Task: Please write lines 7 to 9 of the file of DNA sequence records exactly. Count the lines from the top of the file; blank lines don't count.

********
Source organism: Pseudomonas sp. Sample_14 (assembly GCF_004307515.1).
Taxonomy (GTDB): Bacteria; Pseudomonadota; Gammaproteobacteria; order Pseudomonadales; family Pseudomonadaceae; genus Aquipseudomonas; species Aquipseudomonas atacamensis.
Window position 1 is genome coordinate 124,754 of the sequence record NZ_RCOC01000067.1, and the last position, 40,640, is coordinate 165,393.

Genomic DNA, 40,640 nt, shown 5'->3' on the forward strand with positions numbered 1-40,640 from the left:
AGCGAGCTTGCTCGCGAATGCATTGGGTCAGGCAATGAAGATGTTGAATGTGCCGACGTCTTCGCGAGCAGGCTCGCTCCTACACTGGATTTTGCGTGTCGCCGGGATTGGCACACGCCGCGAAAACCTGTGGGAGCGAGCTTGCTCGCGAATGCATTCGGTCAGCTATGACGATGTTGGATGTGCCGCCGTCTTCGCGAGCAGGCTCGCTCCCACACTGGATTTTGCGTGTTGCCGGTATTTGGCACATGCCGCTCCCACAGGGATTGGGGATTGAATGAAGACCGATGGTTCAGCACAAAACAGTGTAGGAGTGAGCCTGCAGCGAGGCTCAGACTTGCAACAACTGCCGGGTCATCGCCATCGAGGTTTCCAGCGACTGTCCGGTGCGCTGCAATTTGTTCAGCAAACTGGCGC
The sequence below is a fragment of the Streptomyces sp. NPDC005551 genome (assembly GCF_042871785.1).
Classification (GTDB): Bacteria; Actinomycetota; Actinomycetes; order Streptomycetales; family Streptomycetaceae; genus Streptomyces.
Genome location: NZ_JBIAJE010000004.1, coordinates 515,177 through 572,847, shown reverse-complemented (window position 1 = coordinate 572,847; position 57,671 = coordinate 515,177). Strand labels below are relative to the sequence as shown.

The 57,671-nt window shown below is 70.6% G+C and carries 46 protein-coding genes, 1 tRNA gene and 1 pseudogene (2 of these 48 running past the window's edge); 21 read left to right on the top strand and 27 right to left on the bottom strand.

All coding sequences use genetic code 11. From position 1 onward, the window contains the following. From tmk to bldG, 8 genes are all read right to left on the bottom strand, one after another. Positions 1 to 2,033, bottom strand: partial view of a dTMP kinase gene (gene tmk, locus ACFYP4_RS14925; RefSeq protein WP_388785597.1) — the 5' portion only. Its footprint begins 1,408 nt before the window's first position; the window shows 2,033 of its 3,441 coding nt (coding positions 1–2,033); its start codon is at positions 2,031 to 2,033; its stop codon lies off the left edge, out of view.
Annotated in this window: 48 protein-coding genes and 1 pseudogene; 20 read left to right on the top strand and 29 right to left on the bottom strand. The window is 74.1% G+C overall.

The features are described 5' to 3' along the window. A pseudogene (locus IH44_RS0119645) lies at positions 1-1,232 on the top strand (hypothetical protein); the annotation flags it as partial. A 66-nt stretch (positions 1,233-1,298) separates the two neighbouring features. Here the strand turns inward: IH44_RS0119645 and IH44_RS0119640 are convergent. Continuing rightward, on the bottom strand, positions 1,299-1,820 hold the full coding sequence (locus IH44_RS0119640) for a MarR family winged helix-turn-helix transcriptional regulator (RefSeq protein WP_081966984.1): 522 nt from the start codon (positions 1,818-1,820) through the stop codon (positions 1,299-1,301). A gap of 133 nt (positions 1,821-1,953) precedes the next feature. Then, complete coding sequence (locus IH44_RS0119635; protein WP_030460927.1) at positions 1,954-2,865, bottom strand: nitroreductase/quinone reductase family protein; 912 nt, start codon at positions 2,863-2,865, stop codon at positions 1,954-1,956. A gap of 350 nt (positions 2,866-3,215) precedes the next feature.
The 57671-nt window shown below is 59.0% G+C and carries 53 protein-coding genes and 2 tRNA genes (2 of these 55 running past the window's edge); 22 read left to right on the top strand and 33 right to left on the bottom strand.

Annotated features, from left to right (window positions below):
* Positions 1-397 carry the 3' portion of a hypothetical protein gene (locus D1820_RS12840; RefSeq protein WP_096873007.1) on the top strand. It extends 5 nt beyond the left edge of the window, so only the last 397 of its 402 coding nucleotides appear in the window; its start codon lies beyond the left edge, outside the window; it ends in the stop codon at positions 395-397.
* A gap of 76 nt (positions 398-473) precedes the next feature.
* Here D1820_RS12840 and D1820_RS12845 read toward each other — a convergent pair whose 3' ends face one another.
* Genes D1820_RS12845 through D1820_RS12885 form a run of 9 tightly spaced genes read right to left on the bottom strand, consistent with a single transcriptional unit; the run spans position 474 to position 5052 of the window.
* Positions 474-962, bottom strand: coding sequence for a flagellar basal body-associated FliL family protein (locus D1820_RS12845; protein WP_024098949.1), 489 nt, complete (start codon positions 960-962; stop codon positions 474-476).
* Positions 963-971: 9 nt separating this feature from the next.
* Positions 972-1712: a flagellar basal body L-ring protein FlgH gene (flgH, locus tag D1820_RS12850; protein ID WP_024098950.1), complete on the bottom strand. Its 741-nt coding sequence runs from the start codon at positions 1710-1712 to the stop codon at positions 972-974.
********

Classification (GTDB): Bacteria; Actinomycetota; Actinomycetes; order Streptomycetales; family Streptomycetaceae; genus Streptomyces.
Genome location: NZ_JBIAJE010000004.1, coordinates 515,177 through 572,847, shown reverse-complemented (window position 1 = coordinate 572,847; position 57,671 = coordinate 515,177). Strand labels below are relative to the sequence as shown.

The 57,671-nt window shown below is 70.6% G+C and carries 46 protein-coding genes, 1 tRNA gene and 1 pseudogene (2 of these 48 running past the window's edge); 21 read left to right on the top strand and 27 right to left on the bottom strand.